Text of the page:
The Curious Case of Benjamin Button (2008)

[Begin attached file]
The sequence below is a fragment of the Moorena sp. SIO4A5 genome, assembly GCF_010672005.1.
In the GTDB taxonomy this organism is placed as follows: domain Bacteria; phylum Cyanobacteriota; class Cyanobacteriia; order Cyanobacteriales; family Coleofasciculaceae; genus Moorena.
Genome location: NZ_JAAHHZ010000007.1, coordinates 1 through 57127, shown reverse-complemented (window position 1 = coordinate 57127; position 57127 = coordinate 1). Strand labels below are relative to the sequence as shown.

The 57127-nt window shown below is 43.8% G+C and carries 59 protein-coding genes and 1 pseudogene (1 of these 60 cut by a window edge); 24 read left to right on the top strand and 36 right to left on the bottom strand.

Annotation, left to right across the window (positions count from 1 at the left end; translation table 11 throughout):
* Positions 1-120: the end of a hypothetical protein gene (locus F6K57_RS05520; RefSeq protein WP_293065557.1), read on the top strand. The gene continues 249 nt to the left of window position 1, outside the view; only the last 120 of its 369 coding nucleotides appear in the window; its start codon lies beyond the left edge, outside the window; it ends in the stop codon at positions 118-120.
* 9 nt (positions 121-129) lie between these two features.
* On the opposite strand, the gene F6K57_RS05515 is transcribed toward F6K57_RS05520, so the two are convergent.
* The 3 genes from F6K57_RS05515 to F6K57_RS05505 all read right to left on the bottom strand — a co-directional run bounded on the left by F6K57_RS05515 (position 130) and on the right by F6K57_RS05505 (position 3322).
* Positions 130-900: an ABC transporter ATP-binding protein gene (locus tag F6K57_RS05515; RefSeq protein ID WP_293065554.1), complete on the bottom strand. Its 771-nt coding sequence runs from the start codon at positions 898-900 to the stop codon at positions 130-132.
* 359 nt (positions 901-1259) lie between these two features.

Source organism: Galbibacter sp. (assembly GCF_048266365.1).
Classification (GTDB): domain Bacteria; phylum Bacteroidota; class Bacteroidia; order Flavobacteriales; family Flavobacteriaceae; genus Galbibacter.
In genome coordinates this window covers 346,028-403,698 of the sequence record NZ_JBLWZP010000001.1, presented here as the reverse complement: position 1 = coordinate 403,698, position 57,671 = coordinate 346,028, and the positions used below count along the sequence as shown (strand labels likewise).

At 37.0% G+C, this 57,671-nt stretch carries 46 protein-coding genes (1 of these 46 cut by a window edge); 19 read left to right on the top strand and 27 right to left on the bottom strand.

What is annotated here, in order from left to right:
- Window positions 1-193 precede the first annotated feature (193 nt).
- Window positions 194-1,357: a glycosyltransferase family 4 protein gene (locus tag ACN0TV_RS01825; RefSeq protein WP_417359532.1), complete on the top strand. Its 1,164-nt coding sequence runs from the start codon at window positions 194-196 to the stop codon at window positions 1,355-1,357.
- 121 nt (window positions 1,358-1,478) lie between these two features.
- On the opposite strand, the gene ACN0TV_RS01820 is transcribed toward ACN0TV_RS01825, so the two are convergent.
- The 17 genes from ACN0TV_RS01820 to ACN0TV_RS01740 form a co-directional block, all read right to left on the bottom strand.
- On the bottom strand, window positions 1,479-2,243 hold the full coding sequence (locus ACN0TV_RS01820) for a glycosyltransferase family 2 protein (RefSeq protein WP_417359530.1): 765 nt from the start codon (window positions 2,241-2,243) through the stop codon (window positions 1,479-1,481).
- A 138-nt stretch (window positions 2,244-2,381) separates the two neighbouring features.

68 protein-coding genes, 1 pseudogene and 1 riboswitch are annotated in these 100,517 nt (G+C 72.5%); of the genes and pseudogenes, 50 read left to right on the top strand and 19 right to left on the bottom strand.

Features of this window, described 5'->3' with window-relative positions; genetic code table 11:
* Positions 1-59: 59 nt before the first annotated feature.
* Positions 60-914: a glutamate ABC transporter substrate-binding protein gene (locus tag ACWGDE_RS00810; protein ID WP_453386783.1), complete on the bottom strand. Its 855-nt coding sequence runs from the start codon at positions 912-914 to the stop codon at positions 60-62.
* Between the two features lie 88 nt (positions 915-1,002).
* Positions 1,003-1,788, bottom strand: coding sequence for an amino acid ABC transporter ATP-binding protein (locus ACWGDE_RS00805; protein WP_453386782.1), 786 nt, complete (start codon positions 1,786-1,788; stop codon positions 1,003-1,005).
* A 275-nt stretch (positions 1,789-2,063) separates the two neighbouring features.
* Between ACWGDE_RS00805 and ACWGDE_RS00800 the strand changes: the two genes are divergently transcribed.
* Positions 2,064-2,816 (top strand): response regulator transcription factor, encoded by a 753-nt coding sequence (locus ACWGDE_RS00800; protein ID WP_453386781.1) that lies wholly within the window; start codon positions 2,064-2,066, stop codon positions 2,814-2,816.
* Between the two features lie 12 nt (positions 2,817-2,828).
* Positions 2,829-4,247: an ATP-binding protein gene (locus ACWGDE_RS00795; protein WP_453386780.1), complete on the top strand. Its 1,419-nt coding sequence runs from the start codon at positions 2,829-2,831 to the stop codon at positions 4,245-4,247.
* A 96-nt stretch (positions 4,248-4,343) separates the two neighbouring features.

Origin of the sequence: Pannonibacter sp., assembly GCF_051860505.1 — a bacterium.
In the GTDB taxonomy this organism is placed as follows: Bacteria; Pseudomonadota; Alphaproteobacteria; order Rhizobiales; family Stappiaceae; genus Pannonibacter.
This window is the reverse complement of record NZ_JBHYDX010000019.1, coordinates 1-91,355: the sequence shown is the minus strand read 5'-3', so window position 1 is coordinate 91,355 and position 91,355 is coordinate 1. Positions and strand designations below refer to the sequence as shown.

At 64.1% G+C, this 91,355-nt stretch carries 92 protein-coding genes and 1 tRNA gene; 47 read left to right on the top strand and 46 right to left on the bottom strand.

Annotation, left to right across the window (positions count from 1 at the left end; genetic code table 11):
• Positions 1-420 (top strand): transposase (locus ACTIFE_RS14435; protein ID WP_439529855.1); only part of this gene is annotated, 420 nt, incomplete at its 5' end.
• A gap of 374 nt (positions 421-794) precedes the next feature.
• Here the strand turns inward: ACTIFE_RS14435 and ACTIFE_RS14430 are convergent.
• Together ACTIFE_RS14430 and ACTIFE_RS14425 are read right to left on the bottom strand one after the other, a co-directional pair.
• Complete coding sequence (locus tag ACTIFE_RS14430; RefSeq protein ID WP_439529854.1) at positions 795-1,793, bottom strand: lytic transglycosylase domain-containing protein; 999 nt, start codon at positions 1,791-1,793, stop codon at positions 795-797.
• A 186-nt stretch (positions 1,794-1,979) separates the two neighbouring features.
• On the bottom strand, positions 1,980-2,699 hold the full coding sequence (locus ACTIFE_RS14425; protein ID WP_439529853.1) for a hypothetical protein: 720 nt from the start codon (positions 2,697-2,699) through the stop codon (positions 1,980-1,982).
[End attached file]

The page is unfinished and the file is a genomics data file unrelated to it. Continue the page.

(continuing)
The Curious Case of Benjamin Button (2008) — Special effects can be a tricky thing.  Far too often they’re used not to further a story but to take the place of a story.  But David Fincher knows better.  His previous films like Fight Club and Panic Room are all loaded with effects but they never are showy at the expense of telling a real story and again he used cutting-edge techniques to tell a gripping story.  It’s not the best movie he’s made (surely Seven, Fight Club, or Zodiac deserves that distinction), but it may be the best directed.  I like almost everything about this film.  My only real gripe is that Benjamin, the central character, seems more like a supporting player in his own life story.  Everything happening around him is what makes the movie great while he just sort of drifts through on his way from the grave to the cradle, so to speak.  The supporting cast is great, especially Taraji P. Henson as a woman who is pretty much the embodiment of love.  Reliable Brit character actors Jason Flemyng and Jared Harris turn in great performances as do American Mahershalalhashbaz Ali, Canadian Elias Koteas, and Scot Tilda Swinton [very international cast here…].  Brad Pitt and Cate Blanchett are fine in the leads but watching their physical transformations from old to young and young to old (respectively) and the amazing effects work used to do that is the main thing.  The story is absorbing and transports you to a world that, while sharing our own history of wars and hurricanes, feels like a place where magical backwards-aging dudes can actually exist.  While the leads may not be the most dynamic characters you care at them and are moved by the story.  The film is in some ways a meditation on death and like anything concerning death ends up being a sort of affirmation of life.  More relevant to film geeks it is David Fincher demonstrating the ever-amazing mastery of his craft.

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